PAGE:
Working in Canada?

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Anonymous User
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Working in Canada?

Postby Anonymous User » Fri Oct 26, 2012 9:10 pm

Hi all, anyone has information on how a US JD student can find a job in a large Canadian law firm?

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Re: Working in Canada?

Postby Anonymous User » Fri Oct 26, 2012 10:24 pm

I go to law school in Canada and don't know about any firms that participate in OCIs at US schools. Most firms accept applications by email/mail but be aware that firms in Canada are subject to strict recruitment procedures/timelines. Are you thinking of applying for an SA?

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Re: Working in Canada?

Postby Anonymous User » Fri Oct 26, 2012 11:36 pm

Anonymous User wrote:I go to law school in Canada and don't know about any firms that participate in OCIs at US schools. Most firms accept applications by email/mail but be aware that firms in Canada are subject to strict recruitment procedures/timelines. Are you thinking of applying for an SA?


I did a SA in the US. I am originally from Canada and I have been thinking about going back. Do Canadian law firms accept entry-level applications from US JD students?

Thanks for your info.

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TTRansfer
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Re: Working in Canada?

Postby TTRansfer » Sun Oct 28, 2012 3:36 pm

Also very curious.

I have always had a legitimate interest in moving to Canada (not really just fleeting). I currently have a 2L SA lined up at a place that hires most all of their associates and I feel pretty solid about employment in the states. But I'd really give it all up to be able to move up north to practice and live.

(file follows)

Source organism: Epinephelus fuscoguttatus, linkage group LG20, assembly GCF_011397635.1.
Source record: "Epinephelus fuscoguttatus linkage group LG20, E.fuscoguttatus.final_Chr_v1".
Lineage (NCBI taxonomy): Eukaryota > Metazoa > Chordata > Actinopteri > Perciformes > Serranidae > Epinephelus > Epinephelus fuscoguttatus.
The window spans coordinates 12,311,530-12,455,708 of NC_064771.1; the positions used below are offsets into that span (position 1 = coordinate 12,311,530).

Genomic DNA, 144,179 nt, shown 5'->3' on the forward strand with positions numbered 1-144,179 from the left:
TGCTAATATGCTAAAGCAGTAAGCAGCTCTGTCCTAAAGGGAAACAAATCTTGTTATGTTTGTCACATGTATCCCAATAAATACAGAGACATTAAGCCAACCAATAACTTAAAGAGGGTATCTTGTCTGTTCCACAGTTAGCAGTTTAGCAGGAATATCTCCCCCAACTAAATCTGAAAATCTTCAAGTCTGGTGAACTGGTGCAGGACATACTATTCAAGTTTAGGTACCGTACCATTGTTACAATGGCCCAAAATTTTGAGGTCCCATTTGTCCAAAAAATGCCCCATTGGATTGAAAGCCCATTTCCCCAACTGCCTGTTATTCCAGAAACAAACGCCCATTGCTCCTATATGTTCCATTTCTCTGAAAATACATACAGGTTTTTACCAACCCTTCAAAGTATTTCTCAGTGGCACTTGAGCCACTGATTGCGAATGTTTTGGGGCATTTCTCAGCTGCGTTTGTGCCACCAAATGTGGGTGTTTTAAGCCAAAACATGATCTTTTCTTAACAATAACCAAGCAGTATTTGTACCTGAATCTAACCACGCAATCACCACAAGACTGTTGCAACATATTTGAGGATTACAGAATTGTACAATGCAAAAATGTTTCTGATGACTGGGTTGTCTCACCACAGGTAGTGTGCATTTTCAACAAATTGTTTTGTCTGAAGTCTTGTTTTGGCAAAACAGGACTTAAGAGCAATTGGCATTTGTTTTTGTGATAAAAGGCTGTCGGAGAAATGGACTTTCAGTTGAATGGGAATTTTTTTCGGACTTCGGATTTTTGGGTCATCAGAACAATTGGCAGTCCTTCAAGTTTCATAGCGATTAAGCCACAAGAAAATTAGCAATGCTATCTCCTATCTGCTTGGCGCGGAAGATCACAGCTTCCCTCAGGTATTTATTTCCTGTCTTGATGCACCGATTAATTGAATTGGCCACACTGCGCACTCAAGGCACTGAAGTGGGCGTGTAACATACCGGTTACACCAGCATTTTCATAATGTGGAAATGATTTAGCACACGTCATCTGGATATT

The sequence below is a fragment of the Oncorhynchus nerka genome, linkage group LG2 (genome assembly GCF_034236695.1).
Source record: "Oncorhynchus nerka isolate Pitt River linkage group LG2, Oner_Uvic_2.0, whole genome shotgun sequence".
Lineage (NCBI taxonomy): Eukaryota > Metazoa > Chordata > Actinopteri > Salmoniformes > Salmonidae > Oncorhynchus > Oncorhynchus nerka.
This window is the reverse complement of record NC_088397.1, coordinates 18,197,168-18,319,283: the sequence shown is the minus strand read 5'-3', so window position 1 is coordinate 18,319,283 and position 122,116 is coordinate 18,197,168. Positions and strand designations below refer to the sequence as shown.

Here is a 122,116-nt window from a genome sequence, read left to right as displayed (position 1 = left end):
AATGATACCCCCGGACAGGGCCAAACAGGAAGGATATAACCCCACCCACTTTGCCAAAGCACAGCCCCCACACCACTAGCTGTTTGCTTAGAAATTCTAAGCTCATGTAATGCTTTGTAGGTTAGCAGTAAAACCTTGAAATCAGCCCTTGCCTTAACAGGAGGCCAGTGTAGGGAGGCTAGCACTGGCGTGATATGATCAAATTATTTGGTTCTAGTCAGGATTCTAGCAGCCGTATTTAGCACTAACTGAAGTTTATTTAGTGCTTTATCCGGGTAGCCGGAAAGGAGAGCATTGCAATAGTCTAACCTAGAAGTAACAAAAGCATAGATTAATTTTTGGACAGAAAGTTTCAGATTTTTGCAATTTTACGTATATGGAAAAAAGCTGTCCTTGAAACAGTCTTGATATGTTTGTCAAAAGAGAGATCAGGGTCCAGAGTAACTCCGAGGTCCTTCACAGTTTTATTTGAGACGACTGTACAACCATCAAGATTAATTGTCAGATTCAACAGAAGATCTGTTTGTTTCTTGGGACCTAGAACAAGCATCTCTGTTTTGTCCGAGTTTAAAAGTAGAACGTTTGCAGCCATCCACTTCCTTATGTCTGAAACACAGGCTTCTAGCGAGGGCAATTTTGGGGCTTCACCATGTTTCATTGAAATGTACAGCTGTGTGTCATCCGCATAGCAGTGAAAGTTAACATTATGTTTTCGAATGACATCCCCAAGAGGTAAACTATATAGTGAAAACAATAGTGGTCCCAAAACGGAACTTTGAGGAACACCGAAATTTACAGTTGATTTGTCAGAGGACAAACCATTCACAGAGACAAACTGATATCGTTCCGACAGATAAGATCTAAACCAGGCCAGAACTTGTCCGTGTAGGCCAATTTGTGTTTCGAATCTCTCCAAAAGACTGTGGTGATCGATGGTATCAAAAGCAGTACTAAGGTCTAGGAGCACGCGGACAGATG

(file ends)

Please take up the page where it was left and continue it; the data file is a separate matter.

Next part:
I wouldn't be surprised if no one can even answer anything about this since there hardly seems to be anything posted on Canadian law firms.

But is it possible for: 1) An American at a T20 to break into the Canadian market when 2) he already has a SA lined up for the summer and 3) will be applying for jobs as a 3L.

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TTRansfer
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Re: Working in Canada?

Postby TTRansfer » Sun Oct 28, 2012 3:37 pm

Anonymous User wrote:I go to law school in Canada and don't know about any firms that participate in OCIs at US schools. Most firms accept applications by email/mail but be aware that firms in Canada are subject to strict recruitment procedures/timelines. Are you thinking of applying for an SA?


What are the timelines and all? ANY info on this would be appreciated.

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Re: Working in Canada?

Postby Anonymous User » Sun Oct 28, 2012 4:06 pm

OP here. Canadian law students don't start at firms as a first year associate upon graduation, they have to complete a 10 month stint as a "student at-law" (called "articling") in order to get the license, they can then be hired back as a first year associate. I don't know too much about first year associate hiring, but you do need to make sure that the province you want to practice in will allow you to get licensed. For Ontario, you can find information at the links below:
http://www.lsuc.on.ca/licensingprocesslawyer/
http://www.ontarioimmigration.ca/en/wor ... ER_CM.html

In terms of timelines, I think that the strict rules apply to student hiring only (SA, articling students).

I've also heard that Canadian law firms like to hire US trained associates (especially those from major market BigLaw) so being hired as a lateral might also be a good option. Take this last statement with a grain of salt as I've only heard this through various people but have no concrete data.

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Re: Working in Canada?

Postby TTRansfer » Sun Oct 28, 2012 4:08 pm

Anonymous User wrote:OP here. Canadian law students don't start at firms as a first year associate upon graduation, they have to complete a 10 month stint as a "student at-law" (called "articling") in order to get the license, they can then be hired back as a first year associate. I don't know too much about first year associate hiring, but you do need to make sure that the province you want to practice in will allow you to get licensed. For Ontario, you can find information at the links below: